While the gate stacks may be formed after the trench is etched, for exemplary purposes and for convenience etching of the trench is described as occurring subsequent to gate stack| formation. The order of these preliminary process steps may be varied as is required or convenient for a particular process flow, for example, if a photogate sensor which overlaps the transfer gate is desired, the gate stacks must be formed before the photogate, but if a nonoverlapping photogate is desired, t he gate stacks are preferably formed after photogate formation. Similarly, fabrication of a photodiode photosensor is greatly simplified if the gate stacks are fabricated before the trench is etched.
In the next step of the process, doped regions are formed in the doped substrate layer 20 by any suitable doping process, such as ion implantation. A resist and mask (not shown) are used to shield areas of the layer 20 that are not to be doped. Three doped region s are formed in this step: the photosite 26, which is formed in the sides and bottom of the trench 104; the floating diffusion region 30; and a drain region 34.
The ion implantation of doped region 26 is preferably performed as a series of angled implants, typically four, to assure a more uniformly doped trench sidewall. FIG. 8 illustrates a resist layer 120 which covers all of the surface of the substrate layer 20 except the trench 104 to be doped. The implants are performed at implantation angles θ1 that are greater than the critical angle θc, where each implant is orthogonal to the last implant performed. The value of θc is calculated according to the equation tan θc=[(t+d)/(w)], where t is the thickness of the resist 120, d is the depth of the trench 104, and w is the width of the trench 104. The dose of each implant is between 1×1012 ions/cm2 and 1×1016 ions/cm2, preferably between 1×1013 ions/cm2 and 1×1015 ions/cm2, and most preferably about 5×1013 ions/cm2.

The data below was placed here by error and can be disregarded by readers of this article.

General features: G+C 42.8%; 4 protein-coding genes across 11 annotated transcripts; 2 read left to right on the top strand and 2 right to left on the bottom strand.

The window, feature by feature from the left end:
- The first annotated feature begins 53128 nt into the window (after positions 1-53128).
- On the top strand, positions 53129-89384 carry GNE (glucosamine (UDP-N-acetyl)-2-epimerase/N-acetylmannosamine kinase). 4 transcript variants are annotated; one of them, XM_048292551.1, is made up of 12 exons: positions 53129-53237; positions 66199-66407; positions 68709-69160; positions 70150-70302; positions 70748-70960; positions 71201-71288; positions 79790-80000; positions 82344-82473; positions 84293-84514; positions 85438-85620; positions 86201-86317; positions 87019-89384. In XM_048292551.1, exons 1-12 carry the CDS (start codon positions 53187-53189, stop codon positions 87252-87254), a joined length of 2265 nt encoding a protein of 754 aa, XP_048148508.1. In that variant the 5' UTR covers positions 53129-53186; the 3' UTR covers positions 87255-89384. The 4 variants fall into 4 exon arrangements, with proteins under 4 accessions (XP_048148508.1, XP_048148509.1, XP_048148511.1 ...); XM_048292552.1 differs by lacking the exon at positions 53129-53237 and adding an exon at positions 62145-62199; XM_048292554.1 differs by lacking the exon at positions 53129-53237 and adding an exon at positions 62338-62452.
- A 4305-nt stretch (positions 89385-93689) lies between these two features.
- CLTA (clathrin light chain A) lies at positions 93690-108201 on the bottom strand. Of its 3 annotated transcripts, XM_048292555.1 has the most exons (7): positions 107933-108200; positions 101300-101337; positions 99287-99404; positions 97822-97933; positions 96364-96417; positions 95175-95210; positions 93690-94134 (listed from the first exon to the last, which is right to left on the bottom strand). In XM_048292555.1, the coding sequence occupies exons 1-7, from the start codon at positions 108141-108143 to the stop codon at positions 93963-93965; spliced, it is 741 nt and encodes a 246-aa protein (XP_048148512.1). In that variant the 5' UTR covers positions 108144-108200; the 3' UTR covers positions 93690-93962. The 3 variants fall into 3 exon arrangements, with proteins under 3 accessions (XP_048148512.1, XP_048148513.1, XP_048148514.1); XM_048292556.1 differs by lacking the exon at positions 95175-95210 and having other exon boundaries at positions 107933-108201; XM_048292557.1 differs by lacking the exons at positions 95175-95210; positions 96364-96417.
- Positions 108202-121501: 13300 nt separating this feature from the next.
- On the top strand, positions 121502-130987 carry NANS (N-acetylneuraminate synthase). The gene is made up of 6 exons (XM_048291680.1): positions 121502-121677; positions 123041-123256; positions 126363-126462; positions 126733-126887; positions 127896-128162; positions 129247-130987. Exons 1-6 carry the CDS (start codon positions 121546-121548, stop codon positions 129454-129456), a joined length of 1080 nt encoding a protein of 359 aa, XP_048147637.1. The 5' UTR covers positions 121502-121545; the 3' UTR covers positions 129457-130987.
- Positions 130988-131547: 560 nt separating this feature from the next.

After formation of the first doped region 26, the resist 120 and mask are stripped, and a second resist and mask (not shown) are applied. Standard ion implantation is then performed to dope the second and third doped regions 30, 34. As shown in FIG. 9, the doped regions 26, 30, 34 are doped to a second conductivity type, which for exemplary purposes will be considered to be n-type. The doping level of the doped regions 26, 30, 34 may vary but should be of comparable or greater strength than the doping level of the doped layer 20. Doped region 26 may be variably doped, such as either n+ or n− for an n-channel device. Doped region 34 should be strongly doped, i.e., for an n-channel device, the doped region 34 will be doped as n+. Doped region 30 is typically strongly doped (n+), and would not be lightly doped (n−) unless a buried contact is also used. If desired, multiple masks and resists may be used to dope regions 30, 34 to different levels.
Referring now to FIG. 10, an insulating layer 100 may now be formed on the sides and bottom of the trench 104 by chemical vapor deposition, thermal oxidation or other suitable means. The insulating layer 100 may be of silicon dioxide, silicon nitride, NO, ON, ONO, or other suitable material, and it has a thickness of approximately 20 to 500 Angstroms for a photogate photosensor. If a photodiode is formed instead of a photogate, the insulating layer 100 would typically be at least 30 Angstroms thick, and may, with the addition of further insulating and passivating layers on the device, be approximately 5 microns thick.